After Their Traumatizing Journey, Asylum-Seeking Families Should Not Be Abandoned to Suffer On Our Streets

Norma Chavez-Peterson, executive director of the ACLU of San Diego and Imperial Counties speaking at a November 19th event at the Saint Jude Shrine of the West in San Diego, accompanied by representatives of various organizations and the San Diego Rapid Response Network.

Norma Chavez-Peterson, executive director of the ACLU of San Diego and Imperial Counties speaking at a November 19th event at the Saint Jude Shrine of the West in San Diego, accompanied by representatives of various organizations and the San Diego Rapid Response Network.

By Edward Sifuentes / ACLU of San Diego & Imperial Counties

One night in late October, volunteers with the San Diego Rapid Response Network received the first of many reports of asylum-seeking migrant families being released on the streets of San Diego by immigration authorities.

Many of the families, which included women and small children, were disoriented, hungry and penniless. Most knew no one in our region. They were literally strangers in a strange land.

These new arrivals – primarily from Central America and from as far away as Africa – are being abandoned on our streets because the Trump administration discontinued the U.S. Immigration and Customs Enforcement (ICE) program that helps asylum-seekers to coordinate their travel to loved ones throughout the United States. ICE says it no longer has room to hold migrant families long enough to finalize travel arrangements.

Consequently, ICE is now releasing asylum-seeking families into our communities without food, transportation or shelter – and without coordinating or even communicating with local governments or nonprofit agencies who want to help them.

Faced with this urgent and growing humanitarian concern, the San Diego Rapid Response Network (SDRRN), a coalition of more than 40 faith, labor and civil rights organizations, began pooling resources to help.

SDRRN quickly opened a shelter to house families until they find transportation. There, volunteer organizations also provide food, clothing, health services, legal aid, and airplane or bus tickets.

The shelter can accommodate only about 150 people, with average stays of 24 to 48 hours. It stays filled to capacity because as quickly as one group of families moves on, others are released by immigration authorities.

The need for migrant shelter and related services is expected to escalate in coming weeks as hundreds gather in Tijuana hoping to claim asylum in the U.S.

Migrants seeking asylum are not breaking the law and detention of asylum-seeking families is almost never necessary. The San Diego Rapid Response Network welcomes the release of these families so they may pursue their asylum claims.

At a November 19 press conference, the ACLU of San Diego & Imperial Counties joined with Jewish Family Service of San Diego, San Diego Organizing Project, Catholic Charities, Casa Cornelia, International Rescue Committee and other SDRRN members to make a public appeal for donations to sustain their humanitarian efforts.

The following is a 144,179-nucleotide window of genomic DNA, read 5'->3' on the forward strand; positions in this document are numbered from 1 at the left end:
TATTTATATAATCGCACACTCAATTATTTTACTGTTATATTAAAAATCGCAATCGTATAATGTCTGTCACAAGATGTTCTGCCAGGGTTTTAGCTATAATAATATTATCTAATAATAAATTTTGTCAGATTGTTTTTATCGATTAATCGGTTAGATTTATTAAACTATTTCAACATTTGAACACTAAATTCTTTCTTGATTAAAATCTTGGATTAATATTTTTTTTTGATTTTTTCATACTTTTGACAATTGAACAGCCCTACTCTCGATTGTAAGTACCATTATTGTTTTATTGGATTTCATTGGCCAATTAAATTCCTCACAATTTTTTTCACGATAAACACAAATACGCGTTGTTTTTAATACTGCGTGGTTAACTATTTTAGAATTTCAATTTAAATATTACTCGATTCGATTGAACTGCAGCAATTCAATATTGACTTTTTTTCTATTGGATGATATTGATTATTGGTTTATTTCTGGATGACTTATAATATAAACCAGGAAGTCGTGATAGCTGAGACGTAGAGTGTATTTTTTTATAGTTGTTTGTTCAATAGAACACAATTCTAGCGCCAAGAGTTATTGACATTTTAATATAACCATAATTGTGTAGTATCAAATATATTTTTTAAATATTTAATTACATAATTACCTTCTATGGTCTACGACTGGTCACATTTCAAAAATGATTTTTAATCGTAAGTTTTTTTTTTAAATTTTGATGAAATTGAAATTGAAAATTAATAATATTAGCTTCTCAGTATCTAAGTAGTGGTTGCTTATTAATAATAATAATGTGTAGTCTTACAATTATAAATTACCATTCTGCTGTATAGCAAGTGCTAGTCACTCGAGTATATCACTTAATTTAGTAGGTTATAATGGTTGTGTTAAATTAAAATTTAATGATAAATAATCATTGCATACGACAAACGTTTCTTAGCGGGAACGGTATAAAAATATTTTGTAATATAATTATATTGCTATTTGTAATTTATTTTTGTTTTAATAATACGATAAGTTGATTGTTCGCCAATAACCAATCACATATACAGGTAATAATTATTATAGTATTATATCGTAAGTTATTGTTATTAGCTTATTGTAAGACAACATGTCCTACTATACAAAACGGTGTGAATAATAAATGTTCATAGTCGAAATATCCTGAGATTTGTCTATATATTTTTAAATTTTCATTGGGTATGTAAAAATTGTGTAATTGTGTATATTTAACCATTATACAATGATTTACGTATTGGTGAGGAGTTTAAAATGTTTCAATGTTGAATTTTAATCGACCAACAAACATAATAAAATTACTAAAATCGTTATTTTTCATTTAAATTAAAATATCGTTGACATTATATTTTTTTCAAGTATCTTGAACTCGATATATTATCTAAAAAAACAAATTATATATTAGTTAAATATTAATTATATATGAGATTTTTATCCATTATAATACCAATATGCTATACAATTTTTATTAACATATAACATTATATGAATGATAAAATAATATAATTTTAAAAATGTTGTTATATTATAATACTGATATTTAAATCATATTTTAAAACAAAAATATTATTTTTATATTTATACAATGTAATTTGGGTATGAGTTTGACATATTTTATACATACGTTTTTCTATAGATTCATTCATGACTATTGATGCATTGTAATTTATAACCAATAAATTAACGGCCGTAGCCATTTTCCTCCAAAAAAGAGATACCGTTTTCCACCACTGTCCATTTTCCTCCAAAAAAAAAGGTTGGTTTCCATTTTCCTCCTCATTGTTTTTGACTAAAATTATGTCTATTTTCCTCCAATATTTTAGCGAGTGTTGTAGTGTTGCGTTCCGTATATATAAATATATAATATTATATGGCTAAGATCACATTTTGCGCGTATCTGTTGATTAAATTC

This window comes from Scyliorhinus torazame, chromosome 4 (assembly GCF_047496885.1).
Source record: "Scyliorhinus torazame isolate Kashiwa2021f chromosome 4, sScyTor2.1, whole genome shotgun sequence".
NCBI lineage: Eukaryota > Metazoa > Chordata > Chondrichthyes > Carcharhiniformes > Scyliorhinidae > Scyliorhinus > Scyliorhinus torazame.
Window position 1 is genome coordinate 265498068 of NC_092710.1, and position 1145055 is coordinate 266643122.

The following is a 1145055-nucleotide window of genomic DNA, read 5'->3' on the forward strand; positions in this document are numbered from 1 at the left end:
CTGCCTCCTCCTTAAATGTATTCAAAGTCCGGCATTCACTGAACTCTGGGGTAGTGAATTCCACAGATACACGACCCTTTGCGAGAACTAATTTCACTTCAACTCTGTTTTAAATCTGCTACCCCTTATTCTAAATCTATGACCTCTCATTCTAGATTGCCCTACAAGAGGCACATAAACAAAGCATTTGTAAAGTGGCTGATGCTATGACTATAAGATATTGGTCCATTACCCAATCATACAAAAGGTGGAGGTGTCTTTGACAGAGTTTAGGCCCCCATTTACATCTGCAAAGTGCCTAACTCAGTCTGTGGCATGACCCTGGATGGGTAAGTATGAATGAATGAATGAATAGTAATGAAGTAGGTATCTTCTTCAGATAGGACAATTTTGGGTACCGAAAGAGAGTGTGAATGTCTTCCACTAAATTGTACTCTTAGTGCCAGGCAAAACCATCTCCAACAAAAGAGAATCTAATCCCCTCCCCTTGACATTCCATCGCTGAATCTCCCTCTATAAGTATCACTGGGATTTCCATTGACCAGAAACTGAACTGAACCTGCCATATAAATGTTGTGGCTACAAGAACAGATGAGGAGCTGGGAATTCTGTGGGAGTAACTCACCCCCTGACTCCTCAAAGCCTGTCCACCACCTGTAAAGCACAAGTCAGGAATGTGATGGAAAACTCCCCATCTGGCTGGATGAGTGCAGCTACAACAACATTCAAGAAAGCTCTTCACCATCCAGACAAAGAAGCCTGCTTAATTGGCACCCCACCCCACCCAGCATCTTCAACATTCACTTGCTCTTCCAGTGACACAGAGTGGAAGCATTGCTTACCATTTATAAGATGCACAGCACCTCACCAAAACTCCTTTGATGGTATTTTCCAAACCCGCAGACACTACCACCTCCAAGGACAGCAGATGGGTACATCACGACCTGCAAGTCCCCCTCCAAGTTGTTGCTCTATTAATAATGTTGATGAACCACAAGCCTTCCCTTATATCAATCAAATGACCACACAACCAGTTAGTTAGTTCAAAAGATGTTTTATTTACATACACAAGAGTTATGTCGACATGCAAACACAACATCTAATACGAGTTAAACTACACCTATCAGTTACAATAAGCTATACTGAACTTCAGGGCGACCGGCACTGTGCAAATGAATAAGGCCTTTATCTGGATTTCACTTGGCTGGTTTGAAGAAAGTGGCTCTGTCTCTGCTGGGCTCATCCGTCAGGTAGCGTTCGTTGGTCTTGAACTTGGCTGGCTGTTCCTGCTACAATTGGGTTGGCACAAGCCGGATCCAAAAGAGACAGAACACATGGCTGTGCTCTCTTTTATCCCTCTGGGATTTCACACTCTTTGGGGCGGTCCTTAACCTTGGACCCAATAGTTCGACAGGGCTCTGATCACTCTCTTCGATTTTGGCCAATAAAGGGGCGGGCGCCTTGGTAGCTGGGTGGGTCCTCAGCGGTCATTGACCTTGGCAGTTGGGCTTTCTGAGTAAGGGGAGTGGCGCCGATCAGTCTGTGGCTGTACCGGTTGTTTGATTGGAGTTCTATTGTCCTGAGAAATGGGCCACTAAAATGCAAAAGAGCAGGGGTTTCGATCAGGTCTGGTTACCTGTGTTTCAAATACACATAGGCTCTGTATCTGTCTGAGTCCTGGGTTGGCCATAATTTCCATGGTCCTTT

They also called on immigration authorities to release asylum-seeking families in a caring and responsible manner and to proactively communicate with nonprofit organizations that want to provide them aid.

“In our proudest moments, America has been a safe harbor for refugees from around the world. Granting asylum to people seeking peace, freedom and opportunity exemplifies our long-standing national values of compassion, inclusion and justice,” said ACLU-SDIC executive director, Norma Chavez-Peterson.

“We urge the Trump administration, including the U.S. Department of Homeland Security, ICE and CBP, to honor these values. We urge our federal government to follow the law. Migrant asylum-seekers should be promptly received and processed by U.S. authorities – not illegally banned for failing to cross at a port of entry, and not criminalized, scapegoated, or abandoned in this country.”

On November 8, the ACLU, the Southern Poverty Law Center and the Center for Constitutional Rights filed a federal lawsuit, East Bay Sanctuary Covenant v. Trump, charging the Trump administration with violating the Immigration and Nationality Act and the Administrative Procedure Act.

The suit was filed immediately after President Trump’s proclamation that non-citizens crossing the southern border would be ineligible for asylum if they do not present themselves for inspection at a port of entry. On November 19, a federal judge temporarily blocked implementation of this blatantly bigoted “asylum ban.”

The United States is a nation with tremendous means, power and capacity for compassion. There is no reason why asylum-seeking families who have endured unimaginable trauma to reach our land, should continue to suffer unnecessarily in our streets.

During this period of Thanksgiving and into the winter holiday season, the San Diego Rapid Response Network and partner organizations are determined to provide vital shelter and assistance to asylum-seeking families in need.

To donate to their efforts, visit GoFundMe.com/MigrantReliefSD, or sharejourneysd.org/families.

Edward Sifuentes is the Sr. Communications Strategist for the ACLU of San Diego & Imperial Counties. This article originally appeared on SanDiegoFreePress.org.